Spoiler Scale (How spoilery is this article on a scale of 1 to 10?): 2
As an unabashed lover of Moonrise Kingdom (2012), I had some trepidation upon first viewing the trailer for The Grand Budapest Hotel, which was literally punctuated by a litany of A-list actors – many familiar to this particular stage (Edward Norton, Tilda Swinton, Jason Swartzman, Willem Dafoe, Jeff Goldblum, Harvey Keitel, Bill Murray, Owen Wilson, Adrien Brody’s hair) and many not (Ralph Fiennes, Saoirse Ronan, Jude Law, F. Murray Abraham, Tom Wilkinson). At this point, I could picture half of Hollywood in the queue to make an appearance on those dollhouse sets, with arrow-straight line readings ready to go, as if about to be painted en masse by Picasso. In any case, the palette seemed strikingly familiar. Even I wondered if there might be such a thing as too much of The Wes Anderson Style.™
Although a good bit darker and not quite as thematically resonant as its predecessor, The Grand Budapest Hotel works quite well as a straight-up murder mystery (“straight-up” being a relative term). Truth be told, there’s not much of a mystery, but that’s the irony of Anderson’s approach to every proceeding. We’ve all seen and heard all of this before (visually and textually), and yet, there is something irresistibly enchanting about a filmmaker whose craft lies, first and foremost, in not taking the simplest elements of the storytelling for granted. Specifically, there is a certain literary quality – particularly in the abbreviated richness of his character introductions – to the extent that at times, it feels more like we are reading a short story than watching a film.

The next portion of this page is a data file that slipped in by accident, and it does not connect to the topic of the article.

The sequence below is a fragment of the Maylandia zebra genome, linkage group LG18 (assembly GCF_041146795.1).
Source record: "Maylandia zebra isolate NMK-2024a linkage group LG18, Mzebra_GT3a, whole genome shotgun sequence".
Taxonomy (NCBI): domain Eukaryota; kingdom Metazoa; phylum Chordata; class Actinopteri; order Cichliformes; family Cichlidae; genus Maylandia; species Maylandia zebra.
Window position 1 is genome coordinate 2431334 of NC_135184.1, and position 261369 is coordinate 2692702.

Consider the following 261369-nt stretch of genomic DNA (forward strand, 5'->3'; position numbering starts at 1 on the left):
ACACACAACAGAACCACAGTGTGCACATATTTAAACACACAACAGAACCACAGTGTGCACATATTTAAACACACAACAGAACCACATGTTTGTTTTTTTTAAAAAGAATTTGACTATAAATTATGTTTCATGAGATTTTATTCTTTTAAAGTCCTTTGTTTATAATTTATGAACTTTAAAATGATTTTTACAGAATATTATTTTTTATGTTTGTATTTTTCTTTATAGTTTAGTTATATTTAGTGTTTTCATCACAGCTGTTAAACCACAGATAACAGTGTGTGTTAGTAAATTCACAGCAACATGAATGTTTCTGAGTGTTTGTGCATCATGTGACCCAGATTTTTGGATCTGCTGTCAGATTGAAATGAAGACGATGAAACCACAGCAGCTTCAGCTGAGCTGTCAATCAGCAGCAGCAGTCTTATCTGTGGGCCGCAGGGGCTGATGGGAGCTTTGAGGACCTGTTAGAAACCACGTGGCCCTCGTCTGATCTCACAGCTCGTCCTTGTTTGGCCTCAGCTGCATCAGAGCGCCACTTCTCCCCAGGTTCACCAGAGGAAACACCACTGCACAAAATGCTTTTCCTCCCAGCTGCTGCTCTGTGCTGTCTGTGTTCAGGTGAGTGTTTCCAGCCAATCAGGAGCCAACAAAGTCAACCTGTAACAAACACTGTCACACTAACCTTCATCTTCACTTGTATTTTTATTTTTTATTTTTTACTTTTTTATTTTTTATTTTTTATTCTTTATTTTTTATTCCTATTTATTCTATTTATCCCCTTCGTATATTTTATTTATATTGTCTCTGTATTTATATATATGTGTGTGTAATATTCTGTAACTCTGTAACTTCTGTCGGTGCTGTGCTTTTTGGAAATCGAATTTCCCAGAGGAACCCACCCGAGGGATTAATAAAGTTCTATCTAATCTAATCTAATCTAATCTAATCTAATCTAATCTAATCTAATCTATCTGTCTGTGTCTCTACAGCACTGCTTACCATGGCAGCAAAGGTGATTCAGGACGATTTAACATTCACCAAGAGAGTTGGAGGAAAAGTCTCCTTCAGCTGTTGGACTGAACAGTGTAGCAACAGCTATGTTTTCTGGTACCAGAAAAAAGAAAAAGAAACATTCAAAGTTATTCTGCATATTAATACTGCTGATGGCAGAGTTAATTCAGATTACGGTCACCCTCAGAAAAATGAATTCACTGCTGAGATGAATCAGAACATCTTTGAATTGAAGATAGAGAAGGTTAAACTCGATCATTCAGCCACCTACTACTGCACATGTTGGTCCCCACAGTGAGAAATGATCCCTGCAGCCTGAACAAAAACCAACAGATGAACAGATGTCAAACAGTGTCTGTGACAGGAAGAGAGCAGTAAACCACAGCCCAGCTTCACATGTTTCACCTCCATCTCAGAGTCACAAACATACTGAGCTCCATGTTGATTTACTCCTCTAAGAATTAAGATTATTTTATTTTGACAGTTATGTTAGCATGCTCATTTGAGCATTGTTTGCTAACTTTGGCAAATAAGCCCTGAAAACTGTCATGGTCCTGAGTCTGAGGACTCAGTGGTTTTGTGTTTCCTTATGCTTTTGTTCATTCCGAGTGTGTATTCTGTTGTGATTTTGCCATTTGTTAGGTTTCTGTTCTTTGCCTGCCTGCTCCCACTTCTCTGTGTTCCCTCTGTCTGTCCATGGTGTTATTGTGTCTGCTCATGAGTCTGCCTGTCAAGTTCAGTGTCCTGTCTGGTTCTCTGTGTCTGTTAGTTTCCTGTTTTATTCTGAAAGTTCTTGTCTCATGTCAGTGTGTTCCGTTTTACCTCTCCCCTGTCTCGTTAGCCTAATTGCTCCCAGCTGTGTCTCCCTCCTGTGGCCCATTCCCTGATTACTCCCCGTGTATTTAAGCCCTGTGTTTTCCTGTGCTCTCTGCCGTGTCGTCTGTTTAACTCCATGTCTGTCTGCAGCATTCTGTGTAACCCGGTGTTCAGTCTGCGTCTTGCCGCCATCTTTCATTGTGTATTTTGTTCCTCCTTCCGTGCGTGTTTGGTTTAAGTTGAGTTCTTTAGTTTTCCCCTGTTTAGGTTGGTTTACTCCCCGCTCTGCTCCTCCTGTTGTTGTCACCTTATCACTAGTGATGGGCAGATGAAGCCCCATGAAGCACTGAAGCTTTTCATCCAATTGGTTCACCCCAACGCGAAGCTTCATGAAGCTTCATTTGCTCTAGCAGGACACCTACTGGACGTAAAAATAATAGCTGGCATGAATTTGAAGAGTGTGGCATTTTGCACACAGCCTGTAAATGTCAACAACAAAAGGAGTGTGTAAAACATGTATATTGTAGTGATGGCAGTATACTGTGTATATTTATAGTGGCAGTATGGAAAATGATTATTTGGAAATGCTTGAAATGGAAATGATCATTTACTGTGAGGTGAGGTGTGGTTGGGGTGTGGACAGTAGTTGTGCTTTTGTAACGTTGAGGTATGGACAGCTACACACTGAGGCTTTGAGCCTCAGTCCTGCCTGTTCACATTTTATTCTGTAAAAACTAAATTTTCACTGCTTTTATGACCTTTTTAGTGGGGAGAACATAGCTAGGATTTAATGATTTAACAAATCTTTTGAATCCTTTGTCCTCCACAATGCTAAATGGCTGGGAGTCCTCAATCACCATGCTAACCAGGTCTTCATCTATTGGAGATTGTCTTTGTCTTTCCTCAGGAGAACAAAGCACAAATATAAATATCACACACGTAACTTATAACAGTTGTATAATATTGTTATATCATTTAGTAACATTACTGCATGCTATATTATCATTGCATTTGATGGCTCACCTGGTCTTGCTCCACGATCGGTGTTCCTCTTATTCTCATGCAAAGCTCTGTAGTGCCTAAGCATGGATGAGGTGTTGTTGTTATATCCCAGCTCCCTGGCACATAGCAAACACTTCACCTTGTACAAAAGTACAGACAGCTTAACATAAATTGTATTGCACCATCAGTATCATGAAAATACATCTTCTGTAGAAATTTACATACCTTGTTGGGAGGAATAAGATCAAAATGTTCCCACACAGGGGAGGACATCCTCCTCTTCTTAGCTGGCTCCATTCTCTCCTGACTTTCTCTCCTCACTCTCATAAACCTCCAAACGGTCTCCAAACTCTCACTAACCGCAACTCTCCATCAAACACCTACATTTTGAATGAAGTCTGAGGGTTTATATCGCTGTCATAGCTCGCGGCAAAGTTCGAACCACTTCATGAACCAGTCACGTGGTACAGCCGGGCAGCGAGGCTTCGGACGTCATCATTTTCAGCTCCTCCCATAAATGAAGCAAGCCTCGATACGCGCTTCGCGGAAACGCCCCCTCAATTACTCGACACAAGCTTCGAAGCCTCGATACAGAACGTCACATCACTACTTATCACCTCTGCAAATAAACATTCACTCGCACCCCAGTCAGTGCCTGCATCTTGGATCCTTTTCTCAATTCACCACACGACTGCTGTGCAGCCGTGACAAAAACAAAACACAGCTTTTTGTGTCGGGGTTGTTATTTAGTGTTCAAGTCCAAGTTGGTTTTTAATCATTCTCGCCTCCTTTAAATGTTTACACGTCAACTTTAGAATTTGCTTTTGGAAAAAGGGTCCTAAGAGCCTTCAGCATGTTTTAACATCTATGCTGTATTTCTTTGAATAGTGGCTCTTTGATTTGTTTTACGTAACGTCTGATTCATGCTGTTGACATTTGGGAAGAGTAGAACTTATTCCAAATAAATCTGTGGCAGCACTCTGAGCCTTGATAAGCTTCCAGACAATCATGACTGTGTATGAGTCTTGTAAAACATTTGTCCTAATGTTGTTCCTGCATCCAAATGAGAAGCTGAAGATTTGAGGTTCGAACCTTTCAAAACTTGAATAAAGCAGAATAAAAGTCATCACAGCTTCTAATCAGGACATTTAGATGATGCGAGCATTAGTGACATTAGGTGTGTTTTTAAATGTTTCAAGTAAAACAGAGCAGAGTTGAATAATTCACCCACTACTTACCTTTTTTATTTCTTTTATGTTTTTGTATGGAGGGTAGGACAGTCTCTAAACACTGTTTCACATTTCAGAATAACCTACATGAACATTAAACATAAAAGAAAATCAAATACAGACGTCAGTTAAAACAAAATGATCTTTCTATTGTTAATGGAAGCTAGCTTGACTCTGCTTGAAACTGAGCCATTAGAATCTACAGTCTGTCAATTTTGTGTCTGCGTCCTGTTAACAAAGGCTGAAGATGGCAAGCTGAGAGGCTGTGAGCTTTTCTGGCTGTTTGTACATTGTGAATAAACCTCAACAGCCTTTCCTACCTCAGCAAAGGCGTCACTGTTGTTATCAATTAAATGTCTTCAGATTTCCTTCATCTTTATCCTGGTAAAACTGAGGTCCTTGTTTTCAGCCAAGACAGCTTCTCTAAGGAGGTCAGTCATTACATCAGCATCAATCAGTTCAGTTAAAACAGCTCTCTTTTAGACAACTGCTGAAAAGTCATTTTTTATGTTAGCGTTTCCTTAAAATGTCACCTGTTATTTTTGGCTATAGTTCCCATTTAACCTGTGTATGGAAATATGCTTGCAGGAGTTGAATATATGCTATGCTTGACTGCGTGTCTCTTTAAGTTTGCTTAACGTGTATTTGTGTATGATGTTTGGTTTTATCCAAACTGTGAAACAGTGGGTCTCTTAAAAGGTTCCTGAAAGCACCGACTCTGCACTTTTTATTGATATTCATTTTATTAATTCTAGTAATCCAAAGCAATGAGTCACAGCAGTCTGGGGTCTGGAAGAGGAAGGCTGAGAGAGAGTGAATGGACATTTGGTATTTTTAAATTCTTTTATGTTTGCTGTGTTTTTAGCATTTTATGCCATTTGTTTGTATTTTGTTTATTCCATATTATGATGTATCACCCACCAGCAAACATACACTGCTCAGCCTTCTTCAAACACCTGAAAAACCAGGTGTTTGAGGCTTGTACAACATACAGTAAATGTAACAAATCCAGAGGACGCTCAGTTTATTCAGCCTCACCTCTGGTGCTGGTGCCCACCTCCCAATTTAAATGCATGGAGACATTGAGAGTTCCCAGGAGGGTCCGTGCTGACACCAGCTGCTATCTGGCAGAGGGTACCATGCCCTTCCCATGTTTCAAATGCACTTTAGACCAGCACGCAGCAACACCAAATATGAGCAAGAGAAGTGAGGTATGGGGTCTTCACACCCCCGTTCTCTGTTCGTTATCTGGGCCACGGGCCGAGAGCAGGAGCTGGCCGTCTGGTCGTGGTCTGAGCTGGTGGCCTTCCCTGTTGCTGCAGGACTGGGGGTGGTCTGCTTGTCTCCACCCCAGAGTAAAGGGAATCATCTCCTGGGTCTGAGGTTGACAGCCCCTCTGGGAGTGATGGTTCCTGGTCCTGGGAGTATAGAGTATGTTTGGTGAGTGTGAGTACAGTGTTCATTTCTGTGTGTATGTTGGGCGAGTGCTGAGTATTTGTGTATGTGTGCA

At other times, the presentation almost overwhelms. From the silhouette of a midnight lover slinking away on the rooftops to an accelerated ski chase, so much of the imagery and kinetics are rooted in the era of silent films; and yet, the colors and sounds are too carefully chosen to simply chalk it all up to imitation/homage. (The Alamo Drafthouse programmers took it upon themselves to familiarize everybody with trailers and scenes from the films of Ernst Lubitsch in the 30 minutes preceding screening, which seemed like a rather reductive exercise.) However the influences tally up on the film geek scorecards, it all translates to one inarguable conclusion: with each successive story, Anderson treats cinema as if it were still a new medium. And as such, the bittersweet exuberance he imbues in each of his works is difficult to dismiss – even by the most cynical of cinephiles.